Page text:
Analyzing Terror and Its Immigration Nexus

By Dan Cadman on June 28, 2016

In February 2016 the Washington Post reported the findings of a study that said "there is no real link between immigration and terror." A look at the study (behind a paywall, but you can find the abstract here and a brief précis and interview here) reveals that it is based on a very sophisticated technique called "spatial temporal regression" that is subject to significant error when misapplied by researchers who commit the sins of over-aggregation and aggregating unlike things. A classic proof of misapplication was established by Benoit Mandelbrot, in which the coastline of Britain is measured using a long yardstick, a medium yardstick, and a short yardstick, yielding different results: "it is inherently nonsensical to discuss certain spatial concepts despite an inherent presumption of the validity of the concept."

Such a misapplication would seem to be the case here: Can one really measure migration and terror attacks equally for all countries in a 30-year period? For instance, is the risk of terror in the United States or France inherently the same as it is in Finland? And is it reasonable to measure the risk of terror by sheer volume of migrant inflows, rather than by assessing their countries of origin and cultural and religious mores? Doing so puts the terror risk from migrating Pacific Islanders on the same level as migrating Somalis. To a simple naif like me, and probably most of America, this doesn't sound at all logical. But the study advances the desired narrative of progressives, and so the Post dutifully and somewhat gleefully publishes the article while managing to take some sideswipes at others who aren't so perceptive as to recognize that of course there is no link between immigration and terror. What it doesn't do is discuss the possibility that this study falls into the same foolish realm as measuring British coasts on a map by means of yardstick.

In June 2016, responding to a Donald Trump statement to the effect that hundreds of migrants and their children have been implicated in U.S. terrorism, Politifact writer Lauren Carroll penned an article begrudgingly acknowledging that "Of the jihadist group [of terrorists identified as acting in the United States by the New America Foundation] — the one most pertinent to Trump — at least 139 of the documented individuals were born outside the United States and then migrated there. The rest were either born in the United States, or their immigration status is unknown. ... So definitely more than 140 people accused of jihad-inspired terrorism fit Trump's bill, as 'migrants and their children.' But it's unclear if the actual number is high enough to be 'hundreds.' "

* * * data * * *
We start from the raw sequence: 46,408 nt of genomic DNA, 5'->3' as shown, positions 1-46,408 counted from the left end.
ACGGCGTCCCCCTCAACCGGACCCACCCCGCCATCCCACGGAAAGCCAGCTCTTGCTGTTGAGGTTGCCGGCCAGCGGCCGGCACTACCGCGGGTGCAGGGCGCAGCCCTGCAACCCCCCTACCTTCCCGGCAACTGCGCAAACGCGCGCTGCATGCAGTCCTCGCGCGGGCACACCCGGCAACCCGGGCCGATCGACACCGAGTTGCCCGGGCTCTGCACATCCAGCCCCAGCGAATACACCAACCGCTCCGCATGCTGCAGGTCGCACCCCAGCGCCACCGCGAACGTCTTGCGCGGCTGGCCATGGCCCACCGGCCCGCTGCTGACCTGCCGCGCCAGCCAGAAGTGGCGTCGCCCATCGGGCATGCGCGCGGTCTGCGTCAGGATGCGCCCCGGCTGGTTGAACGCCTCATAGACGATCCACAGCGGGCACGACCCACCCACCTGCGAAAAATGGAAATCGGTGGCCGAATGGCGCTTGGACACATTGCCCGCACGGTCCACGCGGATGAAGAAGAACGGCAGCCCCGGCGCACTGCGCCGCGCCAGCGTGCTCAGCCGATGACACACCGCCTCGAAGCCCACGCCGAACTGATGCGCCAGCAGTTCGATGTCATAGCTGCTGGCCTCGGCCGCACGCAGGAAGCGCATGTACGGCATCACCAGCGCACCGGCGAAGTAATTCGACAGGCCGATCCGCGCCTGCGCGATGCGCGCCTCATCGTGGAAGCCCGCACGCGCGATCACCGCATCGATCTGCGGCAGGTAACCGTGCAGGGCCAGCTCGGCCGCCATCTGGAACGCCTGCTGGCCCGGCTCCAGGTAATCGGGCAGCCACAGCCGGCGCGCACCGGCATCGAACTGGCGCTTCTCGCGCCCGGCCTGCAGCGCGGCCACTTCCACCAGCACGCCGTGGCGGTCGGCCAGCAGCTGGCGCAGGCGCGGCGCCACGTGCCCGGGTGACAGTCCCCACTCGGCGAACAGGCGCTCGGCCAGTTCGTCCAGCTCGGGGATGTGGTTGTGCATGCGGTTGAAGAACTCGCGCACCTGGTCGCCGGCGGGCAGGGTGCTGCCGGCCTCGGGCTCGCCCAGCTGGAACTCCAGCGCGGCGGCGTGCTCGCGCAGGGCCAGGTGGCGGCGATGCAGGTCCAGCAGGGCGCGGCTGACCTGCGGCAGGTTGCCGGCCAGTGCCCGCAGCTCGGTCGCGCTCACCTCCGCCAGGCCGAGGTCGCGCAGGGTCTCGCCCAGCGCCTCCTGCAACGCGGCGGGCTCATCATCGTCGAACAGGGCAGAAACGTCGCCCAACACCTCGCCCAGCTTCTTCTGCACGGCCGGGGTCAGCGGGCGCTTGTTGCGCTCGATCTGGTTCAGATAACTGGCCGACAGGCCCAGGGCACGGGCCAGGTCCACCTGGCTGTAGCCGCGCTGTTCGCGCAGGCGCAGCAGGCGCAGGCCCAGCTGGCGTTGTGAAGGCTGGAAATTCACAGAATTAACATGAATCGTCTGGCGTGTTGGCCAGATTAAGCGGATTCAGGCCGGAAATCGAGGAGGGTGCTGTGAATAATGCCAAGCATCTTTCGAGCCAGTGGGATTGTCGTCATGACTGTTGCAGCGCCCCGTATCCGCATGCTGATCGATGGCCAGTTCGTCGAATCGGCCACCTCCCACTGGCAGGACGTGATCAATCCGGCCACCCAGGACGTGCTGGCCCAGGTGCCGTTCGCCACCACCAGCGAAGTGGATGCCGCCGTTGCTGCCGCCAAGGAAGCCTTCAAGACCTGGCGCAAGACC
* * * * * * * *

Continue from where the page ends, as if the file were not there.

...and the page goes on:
She then goes on to equivocate away the significance of the numbers:

  • "'It's really misleading to portray the terrorist threat inside the U.S. as primarily foreign, when in fact it's primarily domestic, inspired by foreign terrorist organizations,' according to David Sterman of the New America Foundation."
  • "William Banks, director of Syracuse University's Institute for National Security and Counterterrorism, said it's important to note that the number of violent jihadist terrorism attacks is tiny compared to other violent acts in the United States. The New America Foundation database counts 10 lethal jihadist attacks on American soil since 9/11."
  • "[W]hen Trump talks about 'migrants and their children,' he's talking about a sizeable share of the country's population. About 76 million people in the United States — about a quarter of the total population — are either immigrants or children of immigrants as of 2013, according to the Pew Research Center."

Apparently, because Politifact couldn't pin Trump with a "Pinocchio" or "Pants on Fire" or whatever is their designation-du-jour for lies, they decided to try to dilute the fundamental truth of his statement. Considering these items serially, they are themselves irrelevant and misleading.

  • First, to suggest that the jihadist threat to the United States is domestic is an egregious distortion. Immigrants and their unassimilated children, when devotees of Salafist Islamic philosophy, represent a real and present danger to the United States — and they are one we have imported into the country via our immigration policies; they are unambiguously not home-grown in any real sense of the word, unless one admits that we have permitted Salafism to grow unchecked on our soil.